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Phoebe R. Berman Professorship of Bioethics and Public Health

PHOEBE RHEA BERMAN believed there was no better place than Johns Hopkins to address the ethical dilemmas raised by advances in medical discovery. “With all the complexities of modern life — new discoveries in science, changes in medicine and medical care — medical professionals and policy makers are faced with very difficult decisions. There is a need for the teaching of ethics in our society.”

To underscore this conviction, Berman established an endowment for the Institute, saying, “If you have more money than you need, you should give some of it away, shouldn’t you? And what better to support than the Bioethics Institute? The work that is being done there has great meaning for me and can make a real difference in society.” The Berman Institute was officially established in 1995.

Berman grew up on a farm and at a young age developed what she called a reverence for life. Many decades later, she and her husband went to French Equatorial Africa to work with Albert Schweitzer as extended volunteers. Schweitzer’s work inspired her, and her commitment to the need for ethical considerations in medical and scientific decision-making was reaffirmed and strengthened. “You have to have a strong heart and great will to make the kind of difference someone like Dr. Schweitzer made. All I am doing is making a contribution in a way that is meaningful for me,” Berman said.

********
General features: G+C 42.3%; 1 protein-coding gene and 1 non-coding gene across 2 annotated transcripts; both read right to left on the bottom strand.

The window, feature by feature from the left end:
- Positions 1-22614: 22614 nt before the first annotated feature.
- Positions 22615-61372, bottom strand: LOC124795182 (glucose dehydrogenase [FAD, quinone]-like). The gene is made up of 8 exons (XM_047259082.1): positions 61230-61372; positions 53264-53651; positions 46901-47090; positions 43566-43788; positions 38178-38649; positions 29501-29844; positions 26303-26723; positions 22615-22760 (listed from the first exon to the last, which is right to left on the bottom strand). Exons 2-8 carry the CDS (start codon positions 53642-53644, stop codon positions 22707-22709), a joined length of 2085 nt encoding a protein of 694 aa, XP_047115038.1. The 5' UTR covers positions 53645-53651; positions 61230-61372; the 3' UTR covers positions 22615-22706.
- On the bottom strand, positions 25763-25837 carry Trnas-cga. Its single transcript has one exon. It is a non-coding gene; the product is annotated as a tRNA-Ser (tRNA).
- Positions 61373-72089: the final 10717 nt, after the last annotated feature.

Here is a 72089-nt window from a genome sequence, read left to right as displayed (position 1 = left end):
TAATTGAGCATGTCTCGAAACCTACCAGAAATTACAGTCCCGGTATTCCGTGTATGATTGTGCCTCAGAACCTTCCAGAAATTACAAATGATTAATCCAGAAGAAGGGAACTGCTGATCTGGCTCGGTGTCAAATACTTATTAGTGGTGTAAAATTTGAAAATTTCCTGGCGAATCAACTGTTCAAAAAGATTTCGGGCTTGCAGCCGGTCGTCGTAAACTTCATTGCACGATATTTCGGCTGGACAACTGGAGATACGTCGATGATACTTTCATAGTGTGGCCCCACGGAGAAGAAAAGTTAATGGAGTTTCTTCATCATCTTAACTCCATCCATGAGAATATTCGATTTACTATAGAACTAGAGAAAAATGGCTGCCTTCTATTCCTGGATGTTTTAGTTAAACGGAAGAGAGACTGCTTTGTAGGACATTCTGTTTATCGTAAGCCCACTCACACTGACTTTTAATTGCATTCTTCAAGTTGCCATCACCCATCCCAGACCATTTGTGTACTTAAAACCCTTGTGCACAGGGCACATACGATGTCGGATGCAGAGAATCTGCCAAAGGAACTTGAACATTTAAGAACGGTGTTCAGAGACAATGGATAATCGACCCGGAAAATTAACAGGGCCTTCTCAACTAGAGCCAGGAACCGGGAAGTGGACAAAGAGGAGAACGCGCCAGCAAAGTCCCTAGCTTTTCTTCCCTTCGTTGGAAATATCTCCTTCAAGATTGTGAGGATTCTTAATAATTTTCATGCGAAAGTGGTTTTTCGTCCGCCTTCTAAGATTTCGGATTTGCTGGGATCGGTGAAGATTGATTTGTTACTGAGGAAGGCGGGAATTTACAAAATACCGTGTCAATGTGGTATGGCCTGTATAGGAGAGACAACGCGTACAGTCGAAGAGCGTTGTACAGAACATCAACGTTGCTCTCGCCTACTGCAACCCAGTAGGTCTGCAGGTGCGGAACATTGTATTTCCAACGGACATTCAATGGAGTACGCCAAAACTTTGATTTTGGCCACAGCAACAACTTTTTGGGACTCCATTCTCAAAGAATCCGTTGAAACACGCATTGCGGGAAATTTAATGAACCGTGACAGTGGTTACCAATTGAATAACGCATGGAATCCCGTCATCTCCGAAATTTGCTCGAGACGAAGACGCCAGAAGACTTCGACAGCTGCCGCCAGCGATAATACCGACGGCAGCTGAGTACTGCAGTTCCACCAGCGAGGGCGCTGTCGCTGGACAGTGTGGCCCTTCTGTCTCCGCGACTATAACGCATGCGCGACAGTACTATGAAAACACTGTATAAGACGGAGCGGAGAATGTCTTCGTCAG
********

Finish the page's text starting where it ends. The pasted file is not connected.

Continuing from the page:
Berman had previously established the Edgar Berman Professorship in International Health and the Edgar Berman and Hubert Humphrey Fund in International Health at the Bloomberg School of Public Health to honor her husband, Edgar Berman, who was a pioneering surgeon, an outspoken social critic, and a best-selling author. Berman was also a dedicated supporter of the arts, contributing to the Peabody Institute, the Baltimore Museum of Art, and the Baltimore Symphony.

Edgar Berman Professorship in International Health


A man of exceptional talents and humanitarian concerns, surgeon EDGAR BERMAN (1915-1987) performed the first plastic esophagus implant on a human in 1950 and, in 1957, the first successful heart transplant on a dog. A pioneer in international family planning and rural health programs in the 1960s under the Kennedy and Johnson administrations, Dr. Berman was deeply moved by the many diseased and afflicted children he saw in his travels. As the head of MEDICO, he went, with his wife, to serve with Albert Schweitzer in French Equatorial Africa. (Their arrival is pictured.) Dr. Berman was also physician and confidant to the late Vice President Hubert Humphrey.

PHOEBE BERMAN was a staunch supporter of programs furthering international public health issues and brought an informed, impassioned voice to the international arena. Following her death in 1999, her estate provided a substantial endowment for the Johns Hopkins Berman Institute of Bioethics.